Point: Keep your cameras on in your Zoom lectures

Let’s not feel alone during this pandemic

Parker+Peters%2FDaily+Collegian

Parker Peters/Daily Collegian

By Anna Dao, Collegian Columnist

At the start of quarantine, I never thought that I could actually miss being late to class, but I do. I miss scrambling to find a seat in the back of Mahar without causing too much of a distraction to the other students who somehow knew the secrets to being on time for their 9 a.m. But alas, as I now enter Moodle to get to class rather than the PVTA, I long for those brief but necessary human interactions. As we move forward, it might feel impossible to forge connections, but there is a really simple solution to this: turning on your cameras during your Zoom lectures.

You should turn on your cameras because we all need to experience some human connection. During this pandemic, we are social distancing from one another for the health of the greater population, but it comes with the price of being alone. And nobody wants to feel that way. Students should keep their cameras on during Zoom lectures so that even if we have to be alone physically, we can join our fellow students from a distance as we proceed in our classes together.

While Zoom’s breakout room function allows for collaborative space, it is ultimately ineffective. In a space where students are encouraged to collaborate with their peers away from the bigger lecture hall, it should be easy for young, inquisitive minds to think.

Unfortunately, now black boxes fill the screen contrasted by white letters identifying the student behind it. These black boxes sit in silence until a brave soul begins to talk, making an attempt to break through the stillness. And after that? Silence again.

Long, agonizing silence.

Could you imagine if you sat in a group during the pre-COVID-19 era and spoke to other students who avoided eye contact and stayed completely unresponsive? When students turn their cameras on, it makes us less likely to hide behind our computers and more so to engage in actual conversation.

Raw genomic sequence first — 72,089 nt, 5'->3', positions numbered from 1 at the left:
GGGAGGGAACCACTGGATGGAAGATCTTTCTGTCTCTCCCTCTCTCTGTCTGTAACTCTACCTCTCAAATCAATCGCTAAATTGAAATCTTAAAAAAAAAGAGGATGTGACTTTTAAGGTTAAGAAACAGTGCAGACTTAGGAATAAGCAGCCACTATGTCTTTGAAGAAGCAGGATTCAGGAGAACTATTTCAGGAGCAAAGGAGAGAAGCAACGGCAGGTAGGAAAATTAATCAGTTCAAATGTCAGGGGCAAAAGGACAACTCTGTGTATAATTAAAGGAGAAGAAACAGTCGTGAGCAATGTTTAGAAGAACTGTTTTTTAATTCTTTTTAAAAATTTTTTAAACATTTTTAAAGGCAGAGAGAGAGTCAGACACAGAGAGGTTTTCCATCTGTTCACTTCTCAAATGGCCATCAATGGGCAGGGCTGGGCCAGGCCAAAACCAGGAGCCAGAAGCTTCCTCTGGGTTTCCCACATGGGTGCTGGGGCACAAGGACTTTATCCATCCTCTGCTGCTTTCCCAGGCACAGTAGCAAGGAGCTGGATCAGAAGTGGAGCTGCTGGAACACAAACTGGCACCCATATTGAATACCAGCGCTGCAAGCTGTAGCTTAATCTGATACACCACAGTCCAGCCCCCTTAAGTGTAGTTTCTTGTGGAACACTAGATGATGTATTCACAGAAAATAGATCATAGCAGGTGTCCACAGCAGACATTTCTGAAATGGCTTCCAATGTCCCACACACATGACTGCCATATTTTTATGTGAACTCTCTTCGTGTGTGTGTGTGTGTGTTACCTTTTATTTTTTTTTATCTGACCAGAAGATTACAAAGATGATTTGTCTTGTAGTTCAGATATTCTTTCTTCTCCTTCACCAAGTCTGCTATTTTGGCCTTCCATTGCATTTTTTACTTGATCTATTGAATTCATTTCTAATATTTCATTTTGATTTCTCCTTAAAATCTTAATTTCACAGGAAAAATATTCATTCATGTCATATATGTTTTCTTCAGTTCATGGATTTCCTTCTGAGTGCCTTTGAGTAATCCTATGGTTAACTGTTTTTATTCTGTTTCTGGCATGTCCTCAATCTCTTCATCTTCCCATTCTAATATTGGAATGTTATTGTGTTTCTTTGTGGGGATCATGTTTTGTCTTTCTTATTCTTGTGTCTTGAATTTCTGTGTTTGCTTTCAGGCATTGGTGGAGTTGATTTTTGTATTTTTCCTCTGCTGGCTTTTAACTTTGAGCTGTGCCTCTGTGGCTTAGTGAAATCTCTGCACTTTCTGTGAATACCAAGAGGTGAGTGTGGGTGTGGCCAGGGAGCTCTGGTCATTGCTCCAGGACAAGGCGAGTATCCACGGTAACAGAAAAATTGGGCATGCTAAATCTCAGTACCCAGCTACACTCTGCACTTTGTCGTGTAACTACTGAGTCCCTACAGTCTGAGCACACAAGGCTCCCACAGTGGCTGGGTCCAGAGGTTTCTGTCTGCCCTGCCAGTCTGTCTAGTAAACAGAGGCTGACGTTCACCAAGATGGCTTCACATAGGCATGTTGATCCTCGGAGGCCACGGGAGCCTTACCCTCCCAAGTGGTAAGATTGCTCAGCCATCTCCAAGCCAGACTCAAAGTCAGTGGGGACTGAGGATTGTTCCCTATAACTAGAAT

I know that this situation is not ideal. Especially for the folks who live at home with immunocompromised family members, it’s hard to develop relationships with people outside of your bubble. The fact that it’s hard does not justify depriving ourselves of the bits of human interaction that we can get. During our Zoom classes, turning on your cameras to add just a hint of face-to-face interaction provides the social relationship that we’re all craving.

Another reason why you should keep your cameras on is because it shows basic decency towards your professors. Imagine if you had to wake up every day and turn on a piece of technology that you probably aren’t super familiar with and try to make your lecture entertaining to a bunch of hungover college students who are most likely on TikTok anyway.

It would be absolutely frustrating to be doing this in physical classrooms, let alone to a bunch of blank boxes. Your joke punchlines would fall flat as you wait for laughter in an empty abyss. Your professors are trying to make this work, and most of them turn on their cameras only to receive excruciating silence.

Don’t let them feel alone.

The effects of this pandemic will linger on in higher education for a very long time. The use of Zoom and other virtual meeting platforms will continue to play a vital role in our pursuit for education. And so it is our job to make sure that when we get out of this—and we will get out of this—we will emerge stronger and maintain our social relationships.

Until then, let’s keep our cameras on. Who knows? Maybe someone has you pinned.

Anna Dao can be reached at [email protected]. Follow her on Twitter @annadao19.